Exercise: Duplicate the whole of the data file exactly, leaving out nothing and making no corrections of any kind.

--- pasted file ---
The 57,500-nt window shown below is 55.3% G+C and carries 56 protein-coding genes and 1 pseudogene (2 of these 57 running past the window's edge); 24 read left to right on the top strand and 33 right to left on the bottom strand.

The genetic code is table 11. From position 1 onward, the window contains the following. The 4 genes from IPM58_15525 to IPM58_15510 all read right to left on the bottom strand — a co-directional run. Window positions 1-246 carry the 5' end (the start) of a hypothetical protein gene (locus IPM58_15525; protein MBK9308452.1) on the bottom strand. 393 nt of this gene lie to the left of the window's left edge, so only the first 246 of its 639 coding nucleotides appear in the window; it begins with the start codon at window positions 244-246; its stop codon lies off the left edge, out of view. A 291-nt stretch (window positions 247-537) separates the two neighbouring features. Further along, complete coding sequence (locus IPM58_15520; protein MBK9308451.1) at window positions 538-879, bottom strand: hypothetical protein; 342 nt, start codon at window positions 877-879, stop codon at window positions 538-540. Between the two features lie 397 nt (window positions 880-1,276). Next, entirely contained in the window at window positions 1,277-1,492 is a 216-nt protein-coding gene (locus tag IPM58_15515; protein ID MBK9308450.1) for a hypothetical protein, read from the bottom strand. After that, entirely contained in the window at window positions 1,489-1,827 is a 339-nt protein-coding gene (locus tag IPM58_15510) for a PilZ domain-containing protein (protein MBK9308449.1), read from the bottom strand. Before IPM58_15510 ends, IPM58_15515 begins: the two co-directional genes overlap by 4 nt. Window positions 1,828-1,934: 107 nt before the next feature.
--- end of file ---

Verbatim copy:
The 57,500-nt window shown below is 55.3% G+C and carries 56 protein-coding genes and 1 pseudogene (2 of these 57 running past the window's edge); 24 read left to right on the top strand and 33 right to left on the bottom strand.

The genetic code is table 11. From position 1 onward, the window contains the following. The 4 genes from IPM58_15525 to IPM58_15510 all read right to left on the bottom strand — a co-directional run. Window positions 1-246 carry the 5' end (the start) of a hypothetical protein gene (locus IPM58_15525; protein MBK9308452.1) on the bottom strand. 393 nt of this gene lie to the left of the window's left edge, so only the first 246 of its 639 coding nucleotides appear in the window; it begins with the start codon at window positions 244-246; its stop codon lies off the left edge, out of view. A 291-nt stretch (window positions 247-537) separates the two neighbouring features. Further along, complete coding sequence (locus IPM58_15520; protein MBK9308451.1) at window positions 538-879, bottom strand: hypothetical protein; 342 nt, start codon at window positions 877-879, stop codon at window positions 538-540. Between the two features lie 397 nt (window positions 880-1,276). Next, entirely contained in the window at window positions 1,277-1,492 is a 216-nt protein-coding gene (locus tag IPM58_15515; protein ID MBK9308450.1) for a hypothetical protein, read from the bottom strand. After that, entirely contained in the window at window positions 1,489-1,827 is a 339-nt protein-coding gene (locus tag IPM58_15510) for a PilZ domain-containing protein (protein MBK9308449.1), read from the bottom strand. Before IPM58_15510 ends, IPM58_15515 begins: the two co-directional genes overlap by 4 nt. Window positions 1,828-1,934: 107 nt before the next feature.